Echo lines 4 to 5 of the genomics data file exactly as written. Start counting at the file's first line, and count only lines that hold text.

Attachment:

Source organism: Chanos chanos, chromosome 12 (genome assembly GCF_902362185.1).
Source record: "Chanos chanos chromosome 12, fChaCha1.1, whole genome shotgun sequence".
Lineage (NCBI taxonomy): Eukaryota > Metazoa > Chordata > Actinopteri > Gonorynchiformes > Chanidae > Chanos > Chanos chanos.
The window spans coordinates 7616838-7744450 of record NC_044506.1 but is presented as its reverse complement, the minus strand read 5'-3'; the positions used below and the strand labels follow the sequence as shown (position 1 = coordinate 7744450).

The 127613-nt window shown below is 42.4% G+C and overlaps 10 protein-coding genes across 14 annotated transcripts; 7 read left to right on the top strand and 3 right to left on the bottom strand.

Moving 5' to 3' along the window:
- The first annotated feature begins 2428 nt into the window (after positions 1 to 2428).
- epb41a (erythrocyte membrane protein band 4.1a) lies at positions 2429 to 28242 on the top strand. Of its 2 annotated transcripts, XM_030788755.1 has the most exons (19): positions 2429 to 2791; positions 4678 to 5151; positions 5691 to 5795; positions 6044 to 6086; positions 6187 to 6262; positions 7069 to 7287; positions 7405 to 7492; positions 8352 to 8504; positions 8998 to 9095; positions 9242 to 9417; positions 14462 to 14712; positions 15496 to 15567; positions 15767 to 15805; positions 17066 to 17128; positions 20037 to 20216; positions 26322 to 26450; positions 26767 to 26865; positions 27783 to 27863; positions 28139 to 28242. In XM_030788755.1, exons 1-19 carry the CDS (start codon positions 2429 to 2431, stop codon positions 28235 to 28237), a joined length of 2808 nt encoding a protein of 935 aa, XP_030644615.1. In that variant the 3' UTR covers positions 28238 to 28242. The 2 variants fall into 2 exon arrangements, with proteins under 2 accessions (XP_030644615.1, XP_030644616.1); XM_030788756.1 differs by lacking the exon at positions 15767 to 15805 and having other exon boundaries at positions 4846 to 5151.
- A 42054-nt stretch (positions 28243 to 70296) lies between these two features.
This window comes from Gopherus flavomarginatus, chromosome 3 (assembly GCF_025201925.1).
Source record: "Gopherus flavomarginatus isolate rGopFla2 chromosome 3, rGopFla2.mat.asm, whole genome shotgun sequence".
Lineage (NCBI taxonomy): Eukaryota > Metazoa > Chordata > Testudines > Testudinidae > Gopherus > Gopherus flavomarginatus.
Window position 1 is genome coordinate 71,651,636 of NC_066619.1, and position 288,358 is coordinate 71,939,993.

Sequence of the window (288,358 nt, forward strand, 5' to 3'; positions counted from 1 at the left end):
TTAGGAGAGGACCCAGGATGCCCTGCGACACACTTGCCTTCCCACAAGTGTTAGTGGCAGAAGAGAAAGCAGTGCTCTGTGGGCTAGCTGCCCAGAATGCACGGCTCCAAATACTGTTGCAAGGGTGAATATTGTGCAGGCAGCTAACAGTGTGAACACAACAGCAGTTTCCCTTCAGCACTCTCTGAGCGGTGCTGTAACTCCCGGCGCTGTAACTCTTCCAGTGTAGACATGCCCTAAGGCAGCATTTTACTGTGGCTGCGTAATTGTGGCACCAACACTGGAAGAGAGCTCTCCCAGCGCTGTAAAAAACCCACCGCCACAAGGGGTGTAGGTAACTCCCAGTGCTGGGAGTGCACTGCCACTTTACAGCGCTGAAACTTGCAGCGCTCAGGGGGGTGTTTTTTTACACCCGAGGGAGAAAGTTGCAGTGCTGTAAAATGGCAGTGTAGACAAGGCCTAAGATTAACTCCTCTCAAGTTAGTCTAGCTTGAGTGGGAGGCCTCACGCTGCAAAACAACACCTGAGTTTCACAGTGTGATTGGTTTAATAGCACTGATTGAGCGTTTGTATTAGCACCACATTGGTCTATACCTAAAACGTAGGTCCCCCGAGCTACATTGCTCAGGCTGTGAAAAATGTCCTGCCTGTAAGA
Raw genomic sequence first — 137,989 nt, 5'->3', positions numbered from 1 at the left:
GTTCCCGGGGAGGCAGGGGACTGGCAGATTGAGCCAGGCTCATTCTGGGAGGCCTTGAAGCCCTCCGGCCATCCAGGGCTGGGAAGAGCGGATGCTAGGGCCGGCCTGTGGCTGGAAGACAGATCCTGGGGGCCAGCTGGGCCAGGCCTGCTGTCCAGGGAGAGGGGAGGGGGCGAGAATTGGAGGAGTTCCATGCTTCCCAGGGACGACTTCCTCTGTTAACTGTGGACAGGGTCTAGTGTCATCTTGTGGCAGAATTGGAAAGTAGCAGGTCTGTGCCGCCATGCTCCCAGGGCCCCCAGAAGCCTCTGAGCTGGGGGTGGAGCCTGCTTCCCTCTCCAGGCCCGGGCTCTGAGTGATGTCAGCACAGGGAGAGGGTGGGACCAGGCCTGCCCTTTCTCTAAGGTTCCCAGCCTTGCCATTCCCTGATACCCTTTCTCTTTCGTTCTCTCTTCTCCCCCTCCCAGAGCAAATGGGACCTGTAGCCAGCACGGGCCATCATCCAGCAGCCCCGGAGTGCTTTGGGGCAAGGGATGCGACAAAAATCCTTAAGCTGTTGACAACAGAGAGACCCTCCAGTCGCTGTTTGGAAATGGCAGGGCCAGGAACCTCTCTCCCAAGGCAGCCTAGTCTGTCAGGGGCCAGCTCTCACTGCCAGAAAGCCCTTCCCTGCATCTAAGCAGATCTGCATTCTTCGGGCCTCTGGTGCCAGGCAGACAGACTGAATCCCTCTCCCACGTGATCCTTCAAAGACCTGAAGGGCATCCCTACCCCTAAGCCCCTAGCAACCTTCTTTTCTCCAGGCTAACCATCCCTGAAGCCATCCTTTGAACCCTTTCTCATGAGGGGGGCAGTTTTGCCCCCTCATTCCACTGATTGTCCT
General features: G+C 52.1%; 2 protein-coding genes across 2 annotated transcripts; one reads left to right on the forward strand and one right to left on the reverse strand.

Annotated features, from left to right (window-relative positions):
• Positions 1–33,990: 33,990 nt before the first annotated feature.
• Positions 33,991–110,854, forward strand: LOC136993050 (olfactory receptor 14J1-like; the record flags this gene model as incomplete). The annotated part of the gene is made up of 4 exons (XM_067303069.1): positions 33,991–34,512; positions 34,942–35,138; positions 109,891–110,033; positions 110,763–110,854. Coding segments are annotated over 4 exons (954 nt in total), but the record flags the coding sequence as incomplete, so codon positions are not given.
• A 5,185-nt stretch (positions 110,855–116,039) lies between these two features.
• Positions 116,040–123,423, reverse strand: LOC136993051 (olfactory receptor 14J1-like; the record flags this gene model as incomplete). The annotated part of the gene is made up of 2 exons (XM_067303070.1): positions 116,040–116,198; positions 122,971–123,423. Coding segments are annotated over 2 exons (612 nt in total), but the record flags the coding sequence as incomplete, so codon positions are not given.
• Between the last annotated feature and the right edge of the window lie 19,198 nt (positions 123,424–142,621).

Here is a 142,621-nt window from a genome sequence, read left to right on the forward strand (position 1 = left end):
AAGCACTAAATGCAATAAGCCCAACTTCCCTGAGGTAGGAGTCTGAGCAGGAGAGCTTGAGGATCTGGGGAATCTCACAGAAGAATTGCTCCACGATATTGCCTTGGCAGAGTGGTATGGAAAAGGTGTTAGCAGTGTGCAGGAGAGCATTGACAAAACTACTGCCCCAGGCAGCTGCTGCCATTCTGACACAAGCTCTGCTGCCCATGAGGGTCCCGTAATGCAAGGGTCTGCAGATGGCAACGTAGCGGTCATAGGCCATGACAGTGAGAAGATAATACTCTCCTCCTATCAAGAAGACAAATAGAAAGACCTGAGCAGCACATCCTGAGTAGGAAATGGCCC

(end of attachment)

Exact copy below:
The window spans coordinates 7616838-7744450 of record NC_044506.1 but is presented as its reverse complement, the minus strand read 5'-3'; the positions used below and the strand labels follow the sequence as shown (position 1 = coordinate 7744450).

The 127613-nt window shown below is 42.4% G+C and overlaps 10 protein-coding genes across 14 annotated transcripts; 7 read left to right on the top strand and 3 right to left on the bottom strand.